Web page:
The power of thought.

August 20th, 2010

Just for fun, because life – and, yes, that includes your professional life – is supposed to be fun, take a look at how my two favorite, feathered friends illustrate a very big idea.
We may not be cartoon characters, but we can create our day’s experience. I hope your next meeting, presentation or vacation day unfolds exactly as you want it to. Envision it. And have some powerful fun.

Note: Heckle and Jeckle were created by the wildly talented human Paul Terry.

Imaginatively speaking.

August 17th, 2010

A client consultation this a.m. re: their vision for a new business was followed by reading this NYT article. Thinking is planning. What are you thinking about?

Friday the 13th.

August 13th, 2010

Some people get freaked out by Friday the 13th. Not my sister, whose June 13th birthday has fallen more than once on a Friday. She considers it a lucky day. But, according to the Stress Management Center and Phobia Institute in Asheville, N.C. as many as 21 million people are fearful of this day and an estimated $800 million is lost in business every Friday the 13th because people won’t fly or do business they would normally do.

So some people are superstitious. They believe that if something bad is going to happen, it’s more likely to happen on a bad-luck day like Friday the 13th. And chances are, for them, it will.

A belief is anything you accept as truth. From my experiences, and those of my clients, and what I’ve learned about confirmation bias, our beliefs shape our experience. For example, if you believe a situation will frustrate you, then most likely it will. Or, if you believe a co-worker will make you unhappy, then probably s/he will.  And your frustration or unhappiness — or bad luck  – will  in turn reinforce your belief.

So beliefs can be limiting.

Find some time to examine your beliefs about yourself, your business, your job, your staff, your co-workers and your clients. Write them down. Make lists. Study them. Are any of those beliefs limiting? Keep in mind that just because you believe something doesn’t mean it’s true.

No one can change your beliefs for you. And beliefs can’t be forced upon you. But I have learned that we can change our ideas about ourselves that allow us to grow, develop and have happy, fulfilling professional lives.

Energy: The mystery with lots of clues.

August 6th, 2010

You hear the word energy used often enough. There’s green energy, renewable energy and energy conservation. You can buy energy drinks, get an energy home analysis or find energy-saving tips. Our government has a Department of Energy. We talk about having a high-energy day, a low-energy afternoon or just plain nervous energy. And then there’s the whole list of scientific energies. You know, like thermal energy, mechanical energy, chemical energy and nuclear energy, to name a few.

Scientists will tell you that, bottom line, nothing happens without energy.

So what is energy, anyway? Well, if you can’t define it easily, guess what? Nobody can. In fact, Richard P. Feynman, famed theoretical physicist and Nobel Prize laureate, once noted, “It is important to realize that in physics today, we have no knowledge of what energy is.”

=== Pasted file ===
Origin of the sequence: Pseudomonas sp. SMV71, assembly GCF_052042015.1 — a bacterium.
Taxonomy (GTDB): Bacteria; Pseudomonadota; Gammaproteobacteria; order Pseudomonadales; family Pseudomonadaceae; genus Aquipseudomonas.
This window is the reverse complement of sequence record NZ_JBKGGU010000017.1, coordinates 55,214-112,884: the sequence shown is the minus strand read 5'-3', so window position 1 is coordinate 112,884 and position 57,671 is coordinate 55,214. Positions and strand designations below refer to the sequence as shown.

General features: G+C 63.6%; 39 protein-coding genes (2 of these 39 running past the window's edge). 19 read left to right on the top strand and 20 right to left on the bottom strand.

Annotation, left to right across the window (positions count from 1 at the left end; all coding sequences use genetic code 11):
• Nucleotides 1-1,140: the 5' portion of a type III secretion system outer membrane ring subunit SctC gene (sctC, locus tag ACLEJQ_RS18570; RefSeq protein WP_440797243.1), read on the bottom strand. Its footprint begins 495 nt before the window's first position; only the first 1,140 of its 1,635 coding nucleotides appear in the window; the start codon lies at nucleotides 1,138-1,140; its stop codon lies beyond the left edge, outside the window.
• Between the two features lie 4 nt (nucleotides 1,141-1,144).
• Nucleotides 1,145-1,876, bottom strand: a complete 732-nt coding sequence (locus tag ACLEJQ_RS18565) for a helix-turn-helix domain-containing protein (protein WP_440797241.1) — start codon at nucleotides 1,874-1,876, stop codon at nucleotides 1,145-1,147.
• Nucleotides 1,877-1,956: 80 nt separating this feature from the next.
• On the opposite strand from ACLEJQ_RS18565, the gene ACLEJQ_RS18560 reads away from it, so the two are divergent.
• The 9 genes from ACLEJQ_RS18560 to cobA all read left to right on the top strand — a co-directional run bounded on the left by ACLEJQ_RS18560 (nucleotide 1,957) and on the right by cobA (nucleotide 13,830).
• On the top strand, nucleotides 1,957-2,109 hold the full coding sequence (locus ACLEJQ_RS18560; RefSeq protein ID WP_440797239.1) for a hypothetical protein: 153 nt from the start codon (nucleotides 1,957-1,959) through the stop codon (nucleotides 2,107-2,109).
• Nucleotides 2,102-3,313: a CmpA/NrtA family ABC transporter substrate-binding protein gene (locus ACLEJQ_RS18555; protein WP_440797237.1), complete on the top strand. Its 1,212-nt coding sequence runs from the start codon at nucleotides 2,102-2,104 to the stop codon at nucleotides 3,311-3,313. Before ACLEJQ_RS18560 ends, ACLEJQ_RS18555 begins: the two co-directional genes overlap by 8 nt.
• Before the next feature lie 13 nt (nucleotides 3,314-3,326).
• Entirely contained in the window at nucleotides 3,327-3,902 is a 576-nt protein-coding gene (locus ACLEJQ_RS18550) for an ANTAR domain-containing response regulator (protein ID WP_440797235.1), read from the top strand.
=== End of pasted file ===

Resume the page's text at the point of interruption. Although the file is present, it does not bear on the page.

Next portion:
I find it exciting that thousands of scientists at CERN, the European Organization for Nuclear Research, and NASA’s Fermi program go to work everyday to figure out the laws of the universe, explain existence and, ultimately, discover what makes us tick. So I am fascinated by the ideas, theories and phenomena of energy that extend into the area of human thought.

Whether or not you liked science in school, you probably remember that the brain works on electrical impulses. So it’s no mystery that energy powers our brains. So  when we think, we’re converting energy. Our energy changes things, or, as I like to think of it, makes things happen.

When we’re thinking, we’re planning. We can focus our energy and create something. Focus is really just energy moving. Let’s think about that.

Thoughts on professional success.

July 30th, 2010

Welcome to Brain Food. My place to share ideas, articles and links that I hope will inspire and get you excited about the many possibilities that exist for you in advancing your professional life. And, ideally, you’ll get a chance to know more about me and how I think.

My expertise is helping people gain leverage in the achievement their goals. And a number of influencers and motivators have shaped my approach and best practices. One of them is Napoleon Hill (1883-1970), best-selling author, publisher, lecturer, educator and presidential advisor to Franklin D. Roosevelt and Woodrow Wilson.

His most famous book is Think and Grow Rich (1937). More than 25 years in the making, it was written after Hill accepted a challenge from steel magnate Andrew Carnegie to research and write the first-ever “philosophy of success.”

Carnegie told Hill he would introduce him to the world’s most successful and influential people, but Hill would have to finance the cost of the project himself. They agreed, and Hill interviewed hundreds of successful men and women, among them Henry Ford, William Wrigley Jr., George Eastman, Theodore Roosevelt, John D. Rockefeller, F.W. Woolworth, Thomas Edison and Alexander Graham Bell. (You can listen to Napoleon Hill recall his first meeting with Andrew Carnegie here.)

The book is a personal favorite, not only for the knowledge and information it contains, but because it’s the earliest mention I know of that links the ideas of energy, vibration and thought in the context of professional success.

I am reminded everyday of Napoleon Hill’s principles. I subscribe to a “Thought for the Day” email published by the Napoleon Hill Foundation. I encourage you to subscribe to this free service, too. It’s an uplifting way to start the day. And I think it will leave you positively hungry for more.

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